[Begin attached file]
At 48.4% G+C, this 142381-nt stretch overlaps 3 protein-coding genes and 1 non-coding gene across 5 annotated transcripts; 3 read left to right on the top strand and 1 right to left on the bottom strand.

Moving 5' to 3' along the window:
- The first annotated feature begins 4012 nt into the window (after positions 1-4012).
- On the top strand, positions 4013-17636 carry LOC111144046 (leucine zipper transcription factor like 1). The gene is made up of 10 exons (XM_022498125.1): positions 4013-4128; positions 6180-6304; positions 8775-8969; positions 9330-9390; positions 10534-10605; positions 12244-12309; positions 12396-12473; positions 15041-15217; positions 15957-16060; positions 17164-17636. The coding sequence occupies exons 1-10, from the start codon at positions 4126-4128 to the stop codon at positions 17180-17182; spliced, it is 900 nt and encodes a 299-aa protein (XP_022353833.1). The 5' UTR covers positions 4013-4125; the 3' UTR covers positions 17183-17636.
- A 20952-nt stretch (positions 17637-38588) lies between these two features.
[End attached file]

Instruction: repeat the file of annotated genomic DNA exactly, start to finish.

At 48.4% G+C, this 142381-nt stretch overlaps 3 protein-coding genes and 1 non-coding gene across 5 annotated transcripts; 3 read left to right on the top strand and 1 right to left on the bottom strand.

Moving 5' to 3' along the window:
- The first annotated feature begins 4012 nt into the window (after positions 1-4012).
- On the top strand, positions 4013-17636 carry LOC111144046 (leucine zipper transcription factor like 1). The gene is made up of 10 exons (XM_022498125.1): positions 4013-4128; positions 6180-6304; positions 8775-8969; positions 9330-9390; positions 10534-10605; positions 12244-12309; positions 12396-12473; positions 15041-15217; positions 15957-16060; positions 17164-17636. The coding sequence occupies exons 1-10, from the start codon at positions 4126-4128 to the stop codon at positions 17180-17182; spliced, it is 900 nt and encodes a 299-aa protein (XP_022353833.1). The 5' UTR covers positions 4013-4125; the 3' UTR covers positions 17183-17636.
- A 20952-nt stretch (positions 17637-38588) lies between these two features.